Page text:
Why are there still so few female leaders?
Women make up 51.3 percent of the South African population – there are just over 27 million of us.
As of May 2013, there were 12 731 920 registered female voters – just over 2 million more women than men registered. There are more women than men in tertiary education worldwide.
Women, it is clear, are in the majority and want to make their voices heard.
Yet, when you get into the boardrooms of the big companies in South Africa (and across the world) there are so few women that these voices translate to a whisper.
A quick scan of the top ten biggest South African companies reveals that at most, 19 percent of board members are women, and 30 percent of their senior management team are female.
Employment equity shows that women make up less than 20 percent of top management positions in almost all industries as of 2012.
Even at the middle and low levels, women are not earning the same as men.
The 2011 census compared the annual average income by sex in 2001 and 2011. Female headed households in 2011 earn an average annual income of R67 330 – only R3 704 more per year than men did in 2001!
More women than men are unemployed across the country and across the world. It is clear that when left to their own devices, businesses do not proactively seek out women leaders.
This situation recalls a famous Charlotte Whitton quote ‘Whatever women do they must do twice as well as men to be thought half as good.’ Whitton added, ‘Luckily, this is not difficult’.
Of course, doing things twice as well may be easy, but it’s clear that the old (mostly white) men who run the private sector in South Africa still do not think that women are even half as good as men.
So how can we be in the majority and not be claiming the space that is rightfully ours at the top of businesses?
How can we transform the world to be more gender sensitive and to support and grows women leaders?
I recently watched a Sheryl Sandberg Ted Talk on why there are so few women leaders in business. She argues that so many women enter business, but drop out, and that there are three ways women can become more successful in business. These are:
Sit at the table:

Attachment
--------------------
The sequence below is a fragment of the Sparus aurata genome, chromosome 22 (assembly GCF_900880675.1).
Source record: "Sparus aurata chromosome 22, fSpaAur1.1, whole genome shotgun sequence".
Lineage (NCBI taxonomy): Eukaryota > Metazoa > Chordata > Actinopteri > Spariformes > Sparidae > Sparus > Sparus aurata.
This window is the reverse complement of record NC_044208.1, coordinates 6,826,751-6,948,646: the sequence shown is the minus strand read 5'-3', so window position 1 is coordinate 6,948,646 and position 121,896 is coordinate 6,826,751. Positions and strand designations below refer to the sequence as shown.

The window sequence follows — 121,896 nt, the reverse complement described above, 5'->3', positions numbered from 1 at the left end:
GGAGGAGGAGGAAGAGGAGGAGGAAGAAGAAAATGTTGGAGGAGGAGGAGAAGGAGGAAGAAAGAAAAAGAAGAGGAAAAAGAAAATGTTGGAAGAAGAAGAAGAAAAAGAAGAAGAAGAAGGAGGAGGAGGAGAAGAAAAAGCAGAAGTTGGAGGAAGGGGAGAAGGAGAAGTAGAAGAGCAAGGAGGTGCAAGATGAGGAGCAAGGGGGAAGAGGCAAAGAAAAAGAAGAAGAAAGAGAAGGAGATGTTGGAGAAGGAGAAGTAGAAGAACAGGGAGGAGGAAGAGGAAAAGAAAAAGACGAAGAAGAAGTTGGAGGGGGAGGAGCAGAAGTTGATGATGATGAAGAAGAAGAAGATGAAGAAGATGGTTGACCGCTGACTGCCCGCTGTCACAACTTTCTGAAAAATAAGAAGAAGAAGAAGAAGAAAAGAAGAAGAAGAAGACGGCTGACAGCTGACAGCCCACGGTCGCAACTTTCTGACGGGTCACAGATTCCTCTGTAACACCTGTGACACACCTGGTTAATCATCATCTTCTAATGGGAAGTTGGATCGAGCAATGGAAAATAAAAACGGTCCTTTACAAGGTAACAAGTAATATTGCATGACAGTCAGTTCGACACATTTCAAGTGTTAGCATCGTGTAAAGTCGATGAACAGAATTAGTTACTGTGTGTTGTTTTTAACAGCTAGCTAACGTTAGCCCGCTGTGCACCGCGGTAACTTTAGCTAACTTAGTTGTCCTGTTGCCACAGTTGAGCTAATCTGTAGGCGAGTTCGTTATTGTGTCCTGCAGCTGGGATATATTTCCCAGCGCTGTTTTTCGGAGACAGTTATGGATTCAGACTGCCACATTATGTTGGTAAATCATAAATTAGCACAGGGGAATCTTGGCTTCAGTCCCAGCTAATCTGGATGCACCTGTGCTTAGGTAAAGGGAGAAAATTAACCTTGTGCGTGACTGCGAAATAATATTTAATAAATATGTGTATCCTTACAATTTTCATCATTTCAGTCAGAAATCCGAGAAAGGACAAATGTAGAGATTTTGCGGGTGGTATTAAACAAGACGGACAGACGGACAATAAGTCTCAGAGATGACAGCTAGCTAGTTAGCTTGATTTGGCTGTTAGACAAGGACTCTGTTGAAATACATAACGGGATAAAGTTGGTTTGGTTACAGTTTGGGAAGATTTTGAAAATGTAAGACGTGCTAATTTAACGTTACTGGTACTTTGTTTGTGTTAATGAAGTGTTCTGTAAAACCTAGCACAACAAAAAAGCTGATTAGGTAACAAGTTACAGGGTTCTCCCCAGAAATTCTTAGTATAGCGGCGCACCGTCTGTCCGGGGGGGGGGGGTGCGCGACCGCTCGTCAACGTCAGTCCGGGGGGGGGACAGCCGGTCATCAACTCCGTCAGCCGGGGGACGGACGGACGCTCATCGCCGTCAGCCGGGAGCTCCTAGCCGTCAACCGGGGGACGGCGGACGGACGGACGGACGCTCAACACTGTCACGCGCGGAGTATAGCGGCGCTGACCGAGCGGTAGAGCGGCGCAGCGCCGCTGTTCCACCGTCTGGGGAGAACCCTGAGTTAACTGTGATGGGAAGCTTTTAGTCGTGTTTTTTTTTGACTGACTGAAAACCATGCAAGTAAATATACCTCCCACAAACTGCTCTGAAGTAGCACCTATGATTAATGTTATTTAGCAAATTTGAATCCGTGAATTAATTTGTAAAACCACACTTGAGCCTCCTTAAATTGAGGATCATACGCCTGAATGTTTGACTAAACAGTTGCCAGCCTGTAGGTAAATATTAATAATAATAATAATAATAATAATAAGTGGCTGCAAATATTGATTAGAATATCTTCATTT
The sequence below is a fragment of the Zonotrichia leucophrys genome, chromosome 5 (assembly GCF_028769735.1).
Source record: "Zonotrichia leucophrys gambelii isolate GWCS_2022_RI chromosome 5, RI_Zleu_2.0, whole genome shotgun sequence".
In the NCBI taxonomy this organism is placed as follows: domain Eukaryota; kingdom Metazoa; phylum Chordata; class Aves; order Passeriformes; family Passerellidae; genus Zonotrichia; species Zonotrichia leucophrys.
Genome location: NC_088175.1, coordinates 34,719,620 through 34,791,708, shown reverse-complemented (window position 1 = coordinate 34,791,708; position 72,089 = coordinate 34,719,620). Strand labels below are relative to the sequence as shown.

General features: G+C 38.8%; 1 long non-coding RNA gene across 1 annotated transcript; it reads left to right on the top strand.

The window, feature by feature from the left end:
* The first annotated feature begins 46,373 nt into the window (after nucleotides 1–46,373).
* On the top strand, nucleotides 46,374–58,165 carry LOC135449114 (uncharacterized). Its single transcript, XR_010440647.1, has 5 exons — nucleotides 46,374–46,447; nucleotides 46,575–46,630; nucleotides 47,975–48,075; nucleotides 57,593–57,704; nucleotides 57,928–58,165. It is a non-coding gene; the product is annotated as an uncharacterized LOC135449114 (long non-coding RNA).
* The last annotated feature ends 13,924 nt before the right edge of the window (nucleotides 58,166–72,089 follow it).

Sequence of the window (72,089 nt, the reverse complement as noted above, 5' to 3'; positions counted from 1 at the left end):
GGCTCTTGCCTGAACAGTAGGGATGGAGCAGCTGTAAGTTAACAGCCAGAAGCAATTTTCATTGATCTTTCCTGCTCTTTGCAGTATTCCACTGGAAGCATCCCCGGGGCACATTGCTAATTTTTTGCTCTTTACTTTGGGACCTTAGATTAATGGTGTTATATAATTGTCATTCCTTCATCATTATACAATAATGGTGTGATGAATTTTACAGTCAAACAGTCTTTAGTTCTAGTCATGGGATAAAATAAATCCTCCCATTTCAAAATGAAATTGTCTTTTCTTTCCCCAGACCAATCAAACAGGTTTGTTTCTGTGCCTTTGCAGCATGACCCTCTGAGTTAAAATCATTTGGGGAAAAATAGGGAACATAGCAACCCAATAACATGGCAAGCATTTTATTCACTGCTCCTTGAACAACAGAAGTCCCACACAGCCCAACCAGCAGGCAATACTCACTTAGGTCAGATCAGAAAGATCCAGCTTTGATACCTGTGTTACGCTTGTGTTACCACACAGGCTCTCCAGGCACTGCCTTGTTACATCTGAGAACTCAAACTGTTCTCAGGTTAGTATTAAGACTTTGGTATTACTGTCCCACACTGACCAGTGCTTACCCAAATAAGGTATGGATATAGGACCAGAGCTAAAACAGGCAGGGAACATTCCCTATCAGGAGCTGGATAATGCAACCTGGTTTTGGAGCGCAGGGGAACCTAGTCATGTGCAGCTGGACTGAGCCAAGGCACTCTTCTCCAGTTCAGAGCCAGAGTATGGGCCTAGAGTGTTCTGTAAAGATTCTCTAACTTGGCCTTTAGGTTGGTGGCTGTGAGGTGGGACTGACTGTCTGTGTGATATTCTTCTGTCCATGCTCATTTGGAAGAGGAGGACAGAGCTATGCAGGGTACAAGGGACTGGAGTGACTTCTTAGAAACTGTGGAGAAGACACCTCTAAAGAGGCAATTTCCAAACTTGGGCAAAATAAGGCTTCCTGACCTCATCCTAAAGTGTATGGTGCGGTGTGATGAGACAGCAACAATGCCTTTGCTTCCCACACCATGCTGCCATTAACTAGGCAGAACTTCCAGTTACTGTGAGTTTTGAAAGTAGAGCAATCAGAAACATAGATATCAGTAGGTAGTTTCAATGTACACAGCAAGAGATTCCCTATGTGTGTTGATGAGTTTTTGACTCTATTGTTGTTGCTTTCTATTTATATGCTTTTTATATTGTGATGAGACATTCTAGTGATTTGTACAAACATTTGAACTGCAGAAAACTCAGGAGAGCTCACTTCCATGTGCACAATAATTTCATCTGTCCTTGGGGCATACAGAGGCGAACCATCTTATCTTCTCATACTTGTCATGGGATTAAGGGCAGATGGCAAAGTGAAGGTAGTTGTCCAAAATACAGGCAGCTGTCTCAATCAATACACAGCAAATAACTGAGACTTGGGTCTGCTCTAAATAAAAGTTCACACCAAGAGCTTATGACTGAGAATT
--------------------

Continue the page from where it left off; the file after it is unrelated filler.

Don’t go to meetings and avoid participating in the key discussions happening around you. Don’t assume that you’re not good, or underestimate your own abilities. In short – nobody gets the corner office by sitting on the side.
Make your partner a real partner:
Women work harder in the home and at work. We need to try and make our homes more gender equitable – according to Sheryl Sandberg, gender equitable households are less likely to end in divorce, and are more likely to have good sexual relations.
Don’t leave before you leave:
Don’t plan fitting children into your work life, before you actually have to leave the workplace. Keep working and developing yourself until the time that you actually have to be off work.
There are also obviously structural reasons for why more women are not involved in business.
In 2011, 7 077 000 children were living with their mothers only, whereas only 666 000 children were living with their fathers only.
It also includes the fact that in some cases women still have to take unpaid leave during their maternity periods and that few businesses have crèche or child care facilities for these women.
These are things we need to push for in our own businesses and workplaces if we are to ensure that we are not staring up at a glass ceiling, looking at the soles of men’s shoes in positions we are equally capable and qualified to fill.
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